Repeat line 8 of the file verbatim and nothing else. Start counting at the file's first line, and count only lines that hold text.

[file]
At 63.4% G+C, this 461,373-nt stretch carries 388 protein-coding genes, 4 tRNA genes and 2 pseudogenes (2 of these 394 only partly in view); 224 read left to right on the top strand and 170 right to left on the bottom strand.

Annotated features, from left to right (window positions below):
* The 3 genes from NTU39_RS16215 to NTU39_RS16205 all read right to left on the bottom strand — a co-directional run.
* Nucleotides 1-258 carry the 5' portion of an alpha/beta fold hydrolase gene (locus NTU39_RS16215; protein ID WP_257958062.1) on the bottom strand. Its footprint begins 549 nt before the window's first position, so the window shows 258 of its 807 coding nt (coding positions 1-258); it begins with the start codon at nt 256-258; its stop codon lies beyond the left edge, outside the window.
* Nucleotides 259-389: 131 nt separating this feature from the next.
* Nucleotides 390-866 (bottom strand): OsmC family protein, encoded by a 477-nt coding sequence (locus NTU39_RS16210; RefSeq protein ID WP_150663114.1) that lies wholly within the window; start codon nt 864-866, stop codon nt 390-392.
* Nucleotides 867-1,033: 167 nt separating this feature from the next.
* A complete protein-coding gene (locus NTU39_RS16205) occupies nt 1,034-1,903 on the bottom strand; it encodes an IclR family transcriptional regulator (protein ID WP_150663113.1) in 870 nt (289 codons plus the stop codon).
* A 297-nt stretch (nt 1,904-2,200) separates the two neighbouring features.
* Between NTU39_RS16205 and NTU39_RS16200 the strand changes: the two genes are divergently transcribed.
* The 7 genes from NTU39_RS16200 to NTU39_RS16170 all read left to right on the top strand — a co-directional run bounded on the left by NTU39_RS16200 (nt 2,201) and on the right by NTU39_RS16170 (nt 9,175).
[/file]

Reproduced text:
* A complete protein-coding gene (locus NTU39_RS16205) occupies nt 1,034-1,903 on the bottom strand; it encodes an IclR family transcriptional regulator (protein ID WP_150663113.1) in 870 nt (289 codons plus the stop codon).